Thank you for your positive response to my story. Immigration often confronts the haves against the have nots. And justice is generally is the eye of the beholder. As to the three generation filtration equation, it seems to take time to adapt, and to come to terms with what is left behind in the country of origin. The historic beauty of America has been a begrudging willingness (sometimes with pitchforks) to incorporate newcomers, but I sense that willingness is in shorter supply these days.

  2. Thanx Jonathan for reminding us of the inconvenient truths and the dark chapters in the history of our so-called civilized world..

    And how do parents – like your sometimes vigilant pair – explain to their kids the TV footage from Ukraine?

    • In retrospect, I might have been better prepared for launching into the world had I lived in a more transparent cocoon in my formative stages. And seen more, and expressed more. I think, for example, awareness of mortality (taking a bite from the Tree of Truth, or was it the Tree of Life, or whichever was taboo at the time) struck me where I lived, and might have been assuaged by some external assistance..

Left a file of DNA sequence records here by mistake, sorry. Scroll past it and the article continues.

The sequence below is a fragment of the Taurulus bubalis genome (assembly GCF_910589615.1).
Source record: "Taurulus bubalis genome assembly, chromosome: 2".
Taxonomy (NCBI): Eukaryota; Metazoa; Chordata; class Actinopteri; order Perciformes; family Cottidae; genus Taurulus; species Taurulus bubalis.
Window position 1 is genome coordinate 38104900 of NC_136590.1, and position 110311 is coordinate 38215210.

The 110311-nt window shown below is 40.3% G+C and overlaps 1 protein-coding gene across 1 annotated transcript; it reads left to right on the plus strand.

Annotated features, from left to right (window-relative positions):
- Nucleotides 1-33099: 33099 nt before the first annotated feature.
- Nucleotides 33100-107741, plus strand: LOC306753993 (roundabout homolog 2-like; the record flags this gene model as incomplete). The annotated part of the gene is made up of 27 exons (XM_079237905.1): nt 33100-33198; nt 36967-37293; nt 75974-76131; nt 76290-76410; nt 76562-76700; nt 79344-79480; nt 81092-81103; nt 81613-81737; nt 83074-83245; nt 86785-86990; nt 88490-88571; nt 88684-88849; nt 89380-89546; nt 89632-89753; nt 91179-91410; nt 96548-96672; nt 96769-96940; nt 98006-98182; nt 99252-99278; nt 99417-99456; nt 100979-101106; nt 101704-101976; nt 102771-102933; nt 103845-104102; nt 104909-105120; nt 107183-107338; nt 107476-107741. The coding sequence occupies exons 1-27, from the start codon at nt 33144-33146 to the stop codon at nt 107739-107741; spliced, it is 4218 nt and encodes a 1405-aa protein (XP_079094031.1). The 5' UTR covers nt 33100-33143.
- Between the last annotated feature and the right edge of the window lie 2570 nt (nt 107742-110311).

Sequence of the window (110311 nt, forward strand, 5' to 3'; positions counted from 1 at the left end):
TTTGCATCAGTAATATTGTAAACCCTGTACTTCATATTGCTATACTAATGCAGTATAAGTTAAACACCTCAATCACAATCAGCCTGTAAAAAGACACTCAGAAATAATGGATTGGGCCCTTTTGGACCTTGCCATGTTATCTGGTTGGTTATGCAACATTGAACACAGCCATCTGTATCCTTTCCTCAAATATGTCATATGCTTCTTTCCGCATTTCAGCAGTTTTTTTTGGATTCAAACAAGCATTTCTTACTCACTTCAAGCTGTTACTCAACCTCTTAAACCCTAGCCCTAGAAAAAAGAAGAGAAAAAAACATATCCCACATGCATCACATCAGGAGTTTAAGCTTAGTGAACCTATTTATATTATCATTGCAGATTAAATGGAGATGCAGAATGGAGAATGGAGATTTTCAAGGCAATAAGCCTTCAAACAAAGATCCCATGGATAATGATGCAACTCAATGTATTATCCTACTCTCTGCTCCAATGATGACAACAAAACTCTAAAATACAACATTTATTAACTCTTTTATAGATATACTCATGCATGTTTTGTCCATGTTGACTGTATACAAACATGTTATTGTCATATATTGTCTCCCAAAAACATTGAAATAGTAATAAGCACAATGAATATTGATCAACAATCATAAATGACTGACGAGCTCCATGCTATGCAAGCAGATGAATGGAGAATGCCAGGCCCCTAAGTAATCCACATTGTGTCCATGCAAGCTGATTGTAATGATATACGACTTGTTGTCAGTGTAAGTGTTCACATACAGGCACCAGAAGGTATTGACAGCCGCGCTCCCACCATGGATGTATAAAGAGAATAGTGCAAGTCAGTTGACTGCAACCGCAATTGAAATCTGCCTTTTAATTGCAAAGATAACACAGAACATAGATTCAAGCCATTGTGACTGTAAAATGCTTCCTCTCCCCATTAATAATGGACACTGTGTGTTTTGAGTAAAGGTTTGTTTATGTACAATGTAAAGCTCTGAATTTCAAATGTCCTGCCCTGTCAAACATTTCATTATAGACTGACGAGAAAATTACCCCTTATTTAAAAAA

3. Suzy says:

    Wow, Jon, seeing that Hungarian bridge scene on television must have been traumatic. Unless your parents were able to convince you that it was just a TV drama. After all, we grew up watching people killed on TV all the time, and knew it was make-believe.

    Thank you for showing me “The Steerage.” I have been researching it ever since I read your story, trying to find a positive interpretation. I think you are right that America failed them, probably by turning them away at Ellis Island. You should read Marian’s story “Bypassing Ellis Island,” which she wrote in 2017 on the Immigrants prompt.